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It is not just frustrated users who are taking Siri to court. The iPhone 4S personal assistant has now put Apple (NASDAQ:AAPL) in legal trouble in China — just days after the long-drawn iPad trademark battle with Proview was settled — after Shanghai-based Zhi Zhen Internet Technology alleged the technology infringed on its older voice service.
Zhi Zhen claims it holds a patent for a Chinese language voice system that has been used on its Xiao i service since 2004. It adds that it issued a complaint to Apple in May but did not receive a response.
While Apple launched Siri along with its iPhone 4S in October 2011, the company only announced the program’s Mandarin and Cantonese language roll-out for Chinese iPhones in June. Siri, used to schedule appointments, start phone calls, send text messages, and search the web through voice-activated commands, has had a bitter-sweet response so far. While some users have received it well, more than one consumer has taken Apple to court alleging that the assistant does less than advertised.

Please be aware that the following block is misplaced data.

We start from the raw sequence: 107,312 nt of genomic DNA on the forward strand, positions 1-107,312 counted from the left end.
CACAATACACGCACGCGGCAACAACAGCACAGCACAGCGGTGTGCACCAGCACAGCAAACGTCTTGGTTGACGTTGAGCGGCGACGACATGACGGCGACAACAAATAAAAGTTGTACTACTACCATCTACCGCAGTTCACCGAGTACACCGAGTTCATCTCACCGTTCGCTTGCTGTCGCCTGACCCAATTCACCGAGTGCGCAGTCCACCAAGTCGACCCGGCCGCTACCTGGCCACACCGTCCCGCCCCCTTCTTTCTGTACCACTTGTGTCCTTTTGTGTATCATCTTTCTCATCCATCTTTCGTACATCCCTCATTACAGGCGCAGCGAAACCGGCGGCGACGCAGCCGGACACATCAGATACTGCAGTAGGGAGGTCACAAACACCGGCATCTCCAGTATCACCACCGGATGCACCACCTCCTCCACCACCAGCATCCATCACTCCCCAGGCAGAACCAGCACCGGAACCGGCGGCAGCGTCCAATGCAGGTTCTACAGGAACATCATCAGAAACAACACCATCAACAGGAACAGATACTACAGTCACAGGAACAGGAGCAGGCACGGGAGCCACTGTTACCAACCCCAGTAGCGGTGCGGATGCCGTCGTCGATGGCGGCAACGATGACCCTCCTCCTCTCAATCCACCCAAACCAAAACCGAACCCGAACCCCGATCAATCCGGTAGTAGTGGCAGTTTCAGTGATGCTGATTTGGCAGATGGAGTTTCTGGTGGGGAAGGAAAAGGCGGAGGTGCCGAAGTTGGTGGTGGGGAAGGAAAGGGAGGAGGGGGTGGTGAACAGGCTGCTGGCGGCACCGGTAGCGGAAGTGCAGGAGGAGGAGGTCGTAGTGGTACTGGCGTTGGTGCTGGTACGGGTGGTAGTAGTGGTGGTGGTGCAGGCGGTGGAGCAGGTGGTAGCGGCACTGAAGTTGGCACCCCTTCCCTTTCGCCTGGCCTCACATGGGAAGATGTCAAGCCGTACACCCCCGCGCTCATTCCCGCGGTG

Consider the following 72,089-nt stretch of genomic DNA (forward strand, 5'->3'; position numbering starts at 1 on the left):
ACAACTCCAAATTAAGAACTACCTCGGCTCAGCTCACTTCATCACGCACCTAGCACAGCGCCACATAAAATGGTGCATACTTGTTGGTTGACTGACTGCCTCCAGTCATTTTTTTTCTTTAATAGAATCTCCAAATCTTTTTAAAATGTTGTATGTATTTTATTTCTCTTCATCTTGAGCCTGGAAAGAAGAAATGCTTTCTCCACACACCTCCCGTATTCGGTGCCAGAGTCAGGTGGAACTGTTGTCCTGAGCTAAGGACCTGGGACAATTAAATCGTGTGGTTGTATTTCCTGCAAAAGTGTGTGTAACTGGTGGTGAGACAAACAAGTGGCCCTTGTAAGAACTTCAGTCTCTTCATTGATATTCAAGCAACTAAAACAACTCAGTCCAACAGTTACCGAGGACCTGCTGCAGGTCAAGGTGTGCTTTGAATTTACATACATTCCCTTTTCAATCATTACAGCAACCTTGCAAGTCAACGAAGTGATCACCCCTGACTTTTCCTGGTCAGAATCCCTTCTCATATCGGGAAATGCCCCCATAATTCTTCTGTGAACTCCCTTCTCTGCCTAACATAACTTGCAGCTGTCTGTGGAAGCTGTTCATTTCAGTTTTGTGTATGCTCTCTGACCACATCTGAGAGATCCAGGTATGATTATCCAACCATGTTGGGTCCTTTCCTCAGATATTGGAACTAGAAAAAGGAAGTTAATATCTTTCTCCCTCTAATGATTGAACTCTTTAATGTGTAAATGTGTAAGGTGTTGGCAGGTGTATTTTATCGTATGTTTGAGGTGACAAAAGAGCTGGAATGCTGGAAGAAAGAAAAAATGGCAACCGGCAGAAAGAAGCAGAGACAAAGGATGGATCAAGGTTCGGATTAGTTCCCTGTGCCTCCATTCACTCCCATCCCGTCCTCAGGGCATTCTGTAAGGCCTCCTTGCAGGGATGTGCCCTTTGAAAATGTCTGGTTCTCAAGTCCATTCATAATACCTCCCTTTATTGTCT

Meanwhile, Chinese courts have not been a friendly to Apple recently either. The company only recently settled a long-running lawsuit against it by Taiwanese firm Proview regarding the ownership of the iPad trademark in China. After months of court drama and negotiations that meant Apple could not put its third-generation iPad on shelves in China, the California company finally settled for $60 million. Then earlier this week, Chinese company Jiangsu Xeubao sued Apple for using the trademark Snow Leopard for its Mac software, claiming it has owned the name since 2000.
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